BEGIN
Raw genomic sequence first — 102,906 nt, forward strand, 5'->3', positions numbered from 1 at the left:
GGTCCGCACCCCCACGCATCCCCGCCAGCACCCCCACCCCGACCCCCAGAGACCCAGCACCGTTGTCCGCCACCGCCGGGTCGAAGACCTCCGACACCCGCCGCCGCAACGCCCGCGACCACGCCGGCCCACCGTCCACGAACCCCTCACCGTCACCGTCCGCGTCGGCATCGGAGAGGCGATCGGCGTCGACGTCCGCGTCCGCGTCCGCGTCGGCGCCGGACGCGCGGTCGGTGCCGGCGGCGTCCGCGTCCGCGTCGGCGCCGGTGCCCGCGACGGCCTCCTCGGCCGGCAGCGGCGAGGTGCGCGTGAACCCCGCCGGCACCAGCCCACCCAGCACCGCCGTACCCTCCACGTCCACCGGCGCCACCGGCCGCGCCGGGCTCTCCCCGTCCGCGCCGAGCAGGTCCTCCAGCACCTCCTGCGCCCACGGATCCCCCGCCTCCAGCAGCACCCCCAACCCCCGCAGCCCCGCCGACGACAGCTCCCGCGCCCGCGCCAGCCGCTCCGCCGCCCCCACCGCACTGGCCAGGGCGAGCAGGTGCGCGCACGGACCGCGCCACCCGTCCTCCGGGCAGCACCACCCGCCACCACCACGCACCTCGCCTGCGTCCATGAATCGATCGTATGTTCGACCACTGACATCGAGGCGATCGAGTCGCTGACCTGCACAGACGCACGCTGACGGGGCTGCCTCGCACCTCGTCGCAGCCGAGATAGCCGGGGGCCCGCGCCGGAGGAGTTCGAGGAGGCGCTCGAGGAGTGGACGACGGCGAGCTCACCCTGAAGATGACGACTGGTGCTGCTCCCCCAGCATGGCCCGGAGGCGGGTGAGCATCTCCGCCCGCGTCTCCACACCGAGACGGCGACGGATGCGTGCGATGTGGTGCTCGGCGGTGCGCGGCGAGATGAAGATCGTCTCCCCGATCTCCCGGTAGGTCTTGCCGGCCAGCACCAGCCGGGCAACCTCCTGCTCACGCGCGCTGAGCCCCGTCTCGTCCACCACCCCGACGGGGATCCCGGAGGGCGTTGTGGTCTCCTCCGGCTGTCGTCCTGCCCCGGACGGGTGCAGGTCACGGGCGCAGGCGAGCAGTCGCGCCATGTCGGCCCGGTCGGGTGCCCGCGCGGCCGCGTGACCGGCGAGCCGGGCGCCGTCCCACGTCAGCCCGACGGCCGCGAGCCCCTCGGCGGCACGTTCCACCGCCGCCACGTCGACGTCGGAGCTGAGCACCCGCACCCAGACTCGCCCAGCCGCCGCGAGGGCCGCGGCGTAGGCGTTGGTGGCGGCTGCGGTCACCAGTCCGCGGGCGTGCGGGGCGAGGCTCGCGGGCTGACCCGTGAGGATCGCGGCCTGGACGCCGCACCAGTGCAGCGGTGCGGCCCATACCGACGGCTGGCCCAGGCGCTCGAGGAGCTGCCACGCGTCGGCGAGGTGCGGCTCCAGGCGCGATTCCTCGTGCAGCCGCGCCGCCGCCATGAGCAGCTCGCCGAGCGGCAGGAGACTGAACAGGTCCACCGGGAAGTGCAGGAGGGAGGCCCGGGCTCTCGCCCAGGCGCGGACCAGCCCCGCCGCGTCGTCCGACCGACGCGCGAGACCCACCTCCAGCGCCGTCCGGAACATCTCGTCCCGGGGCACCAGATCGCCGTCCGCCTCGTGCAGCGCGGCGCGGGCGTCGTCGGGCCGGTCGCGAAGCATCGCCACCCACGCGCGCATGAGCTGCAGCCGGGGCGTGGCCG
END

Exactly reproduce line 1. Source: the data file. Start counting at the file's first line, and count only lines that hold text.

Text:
Raw genomic sequence first — 102,906 nt, forward strand, 5'->3', positions numbered from 1 at the left: